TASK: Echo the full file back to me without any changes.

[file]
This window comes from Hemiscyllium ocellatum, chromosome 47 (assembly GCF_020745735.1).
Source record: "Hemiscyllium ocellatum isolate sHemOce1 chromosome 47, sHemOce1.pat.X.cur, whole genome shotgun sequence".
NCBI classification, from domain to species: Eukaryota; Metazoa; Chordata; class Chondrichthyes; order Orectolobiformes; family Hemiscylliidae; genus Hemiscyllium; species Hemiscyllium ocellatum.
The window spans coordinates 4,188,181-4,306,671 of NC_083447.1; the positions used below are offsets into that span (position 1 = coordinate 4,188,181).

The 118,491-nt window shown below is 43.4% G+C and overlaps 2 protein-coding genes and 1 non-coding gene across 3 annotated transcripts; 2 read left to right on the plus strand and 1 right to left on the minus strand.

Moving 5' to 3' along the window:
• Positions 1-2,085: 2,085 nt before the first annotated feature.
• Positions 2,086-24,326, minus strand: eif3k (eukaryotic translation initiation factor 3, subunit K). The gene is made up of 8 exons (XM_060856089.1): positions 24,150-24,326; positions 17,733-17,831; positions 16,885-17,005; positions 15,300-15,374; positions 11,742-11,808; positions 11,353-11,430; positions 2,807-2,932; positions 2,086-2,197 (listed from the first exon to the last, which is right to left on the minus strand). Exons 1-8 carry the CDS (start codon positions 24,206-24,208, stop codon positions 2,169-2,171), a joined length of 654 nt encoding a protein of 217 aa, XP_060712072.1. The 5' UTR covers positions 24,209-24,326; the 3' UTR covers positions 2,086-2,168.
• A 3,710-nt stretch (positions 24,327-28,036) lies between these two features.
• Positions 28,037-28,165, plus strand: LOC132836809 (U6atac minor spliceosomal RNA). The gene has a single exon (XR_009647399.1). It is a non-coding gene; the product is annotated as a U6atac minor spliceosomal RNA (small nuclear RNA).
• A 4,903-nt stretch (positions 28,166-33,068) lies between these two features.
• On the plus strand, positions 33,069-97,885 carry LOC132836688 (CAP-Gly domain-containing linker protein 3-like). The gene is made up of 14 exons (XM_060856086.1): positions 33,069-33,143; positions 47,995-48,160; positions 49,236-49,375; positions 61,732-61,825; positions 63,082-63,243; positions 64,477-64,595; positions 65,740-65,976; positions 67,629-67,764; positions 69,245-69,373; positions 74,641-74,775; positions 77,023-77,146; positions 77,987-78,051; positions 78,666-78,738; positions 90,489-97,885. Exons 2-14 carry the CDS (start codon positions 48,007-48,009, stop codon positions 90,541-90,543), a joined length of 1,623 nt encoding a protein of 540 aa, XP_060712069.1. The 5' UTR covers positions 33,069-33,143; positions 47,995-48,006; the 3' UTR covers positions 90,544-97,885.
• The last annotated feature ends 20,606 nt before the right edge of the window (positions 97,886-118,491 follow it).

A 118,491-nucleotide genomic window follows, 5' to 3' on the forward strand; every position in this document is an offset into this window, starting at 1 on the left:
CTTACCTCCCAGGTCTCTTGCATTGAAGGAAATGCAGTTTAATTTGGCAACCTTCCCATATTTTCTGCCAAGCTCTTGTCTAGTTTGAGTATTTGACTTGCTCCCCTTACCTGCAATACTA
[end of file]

This window comes from Hemiscyllium ocellatum, chromosome 47 (assembly GCF_020745735.1).
Source record: "Hemiscyllium ocellatum isolate sHemOce1 chromosome 47, sHemOce1.pat.X.cur, whole genome shotgun sequence".
NCBI classification, from domain to species: Eukaryota; Metazoa; Chordata; class Chondrichthyes; order Orectolobiformes; family Hemiscylliidae; genus Hemiscyllium; species Hemiscyllium ocellatum.
The window spans coordinates 4,188,181-4,306,671 of NC_083447.1; the positions used below are offsets into that span (position 1 = coordinate 4,188,181).

The 118,491-nt window shown below is 43.4% G+C and overlaps 2 protein-coding genes and 1 non-coding gene across 3 annotated transcripts; 2 read left to right on the plus strand and 1 right to left on the minus strand.

Moving 5' to 3' along the window:
• Positions 1-2,085: 2,085 nt before the first annotated feature.
• Positions 2,086-24,326, minus strand: eif3k (eukaryotic translation initiation factor 3, subunit K). The gene is made up of 8 exons (XM_060856089.1): positions 24,150-24,326; positions 17,733-17,831; positions 16,885-17,005; positions 15,300-15,374; positions 11,742-11,808; positions 11,353-11,430; positions 2,807-2,932; positions 2,086-2,197 (listed from the first exon to the last, which is right to left on the minus strand). Exons 1-8 carry the CDS (start codon positions 24,206-24,208, stop codon positions 2,169-2,171), a joined length of 654 nt encoding a protein of 217 aa, XP_060712072.1. The 5' UTR covers positions 24,209-24,326; the 3' UTR covers positions 2,086-2,168.
• A 3,710-nt stretch (positions 24,327-28,036) lies between these two features.
• Positions 28,037-28,165, plus strand: LOC132836809 (U6atac minor spliceosomal RNA). The gene has a single exon (XR_009647399.1). It is a non-coding gene; the product is annotated as a U6atac minor spliceosomal RNA (small nuclear RNA).
• A 4,903-nt stretch (positions 28,166-33,068) lies between these two features.
• On the plus strand, positions 33,069-97,885 carry LOC132836688 (CAP-Gly domain-containing linker protein 3-like). The gene is made up of 14 exons (XM_060856086.1): positions 33,069-33,143; positions 47,995-48,160; positions 49,236-49,375; positions 61,732-61,825; positions 63,082-63,243; positions 64,477-64,595; positions 65,740-65,976; positions 67,629-67,764; positions 69,245-69,373; positions 74,641-74,775; positions 77,023-77,146; positions 77,987-78,051; positions 78,666-78,738; positions 90,489-97,885. Exons 2-14 carry the CDS (start codon positions 48,007-48,009, stop codon positions 90,541-90,543), a joined length of 1,623 nt encoding a protein of 540 aa, XP_060712069.1. The 5' UTR covers positions 33,069-33,143; positions 47,995-48,006; the 3' UTR covers positions 90,544-97,885.
• The last annotated feature ends 20,606 nt before the right edge of the window (positions 97,886-118,491 follow it).

A 118,491-nucleotide genomic window follows, 5' to 3' on the forward strand; every position in this document is an offset into this window, starting at 1 on the left:
CTTACCTCCCAGGTCTCTTGCATTGAAGGAAATGCAGTTTAATTTGGCAACCTTCCCATATTTTCTGCCAAGCTCTTGTCTAGTTTGAGTATTTGACTTGCTCCCCTTACCTGCAATACTA